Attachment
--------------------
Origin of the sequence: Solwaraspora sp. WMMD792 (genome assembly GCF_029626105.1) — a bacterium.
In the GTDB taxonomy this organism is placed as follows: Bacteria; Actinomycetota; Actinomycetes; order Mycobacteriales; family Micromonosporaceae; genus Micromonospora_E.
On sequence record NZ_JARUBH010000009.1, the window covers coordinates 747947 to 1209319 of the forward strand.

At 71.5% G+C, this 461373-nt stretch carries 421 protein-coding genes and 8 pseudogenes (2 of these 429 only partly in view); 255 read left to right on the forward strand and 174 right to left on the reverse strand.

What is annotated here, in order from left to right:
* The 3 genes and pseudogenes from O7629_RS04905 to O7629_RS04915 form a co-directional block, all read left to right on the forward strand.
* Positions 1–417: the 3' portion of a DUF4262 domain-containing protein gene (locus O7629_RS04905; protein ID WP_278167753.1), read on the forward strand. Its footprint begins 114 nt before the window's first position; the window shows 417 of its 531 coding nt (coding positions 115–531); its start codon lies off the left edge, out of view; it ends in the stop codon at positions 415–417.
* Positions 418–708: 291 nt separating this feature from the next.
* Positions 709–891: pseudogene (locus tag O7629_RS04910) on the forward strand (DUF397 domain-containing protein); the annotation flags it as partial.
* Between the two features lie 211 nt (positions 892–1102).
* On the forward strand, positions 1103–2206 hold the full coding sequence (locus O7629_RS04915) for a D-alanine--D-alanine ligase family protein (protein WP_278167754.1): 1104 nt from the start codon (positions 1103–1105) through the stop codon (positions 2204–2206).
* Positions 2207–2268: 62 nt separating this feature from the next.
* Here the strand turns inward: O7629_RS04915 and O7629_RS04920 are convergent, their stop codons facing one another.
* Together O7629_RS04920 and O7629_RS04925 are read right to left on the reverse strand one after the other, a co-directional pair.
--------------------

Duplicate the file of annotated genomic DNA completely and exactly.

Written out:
Origin of the sequence: Solwaraspora sp. WMMD792 (genome assembly GCF_029626105.1) — a bacterium.
In the GTDB taxonomy this organism is placed as follows: Bacteria; Actinomycetota; Actinomycetes; order Mycobacteriales; family Micromonosporaceae; genus Micromonospora_E.
On sequence record NZ_JARUBH010000009.1, the window covers coordinates 747947 to 1209319 of the forward strand.

At 71.5% G+C, this 461373-nt stretch carries 421 protein-coding genes and 8 pseudogenes (2 of these 429 only partly in view); 255 read left to right on the forward strand and 174 right to left on the reverse strand.

What is annotated here, in order from left to right:
* The 3 genes and pseudogenes from O7629_RS04905 to O7629_RS04915 form a co-directional block, all read left to right on the forward strand.
* Positions 1–417: the 3' portion of a DUF4262 domain-containing protein gene (locus O7629_RS04905; protein ID WP_278167753.1), read on the forward strand. Its footprint begins 114 nt before the window's first position; the window shows 417 of its 531 coding nt (coding positions 115–531); its start codon lies off the left edge, out of view; it ends in the stop codon at positions 415–417.
* Positions 418–708: 291 nt separating this feature from the next.
* Positions 709–891: pseudogene (locus tag O7629_RS04910) on the forward strand (DUF397 domain-containing protein); the annotation flags it as partial.
* Between the two features lie 211 nt (positions 892–1102).
* On the forward strand, positions 1103–2206 hold the full coding sequence (locus O7629_RS04915) for a D-alanine--D-alanine ligase family protein (protein WP_278167754.1): 1104 nt from the start codon (positions 1103–1105) through the stop codon (positions 2204–2206).
* Positions 2207–2268: 62 nt separating this feature from the next.
* Here the strand turns inward: O7629_RS04915 and O7629_RS04920 are convergent, their stop codons facing one another.
* Together O7629_RS04920 and O7629_RS04925 are read right to left on the reverse strand one after the other, a co-directional pair.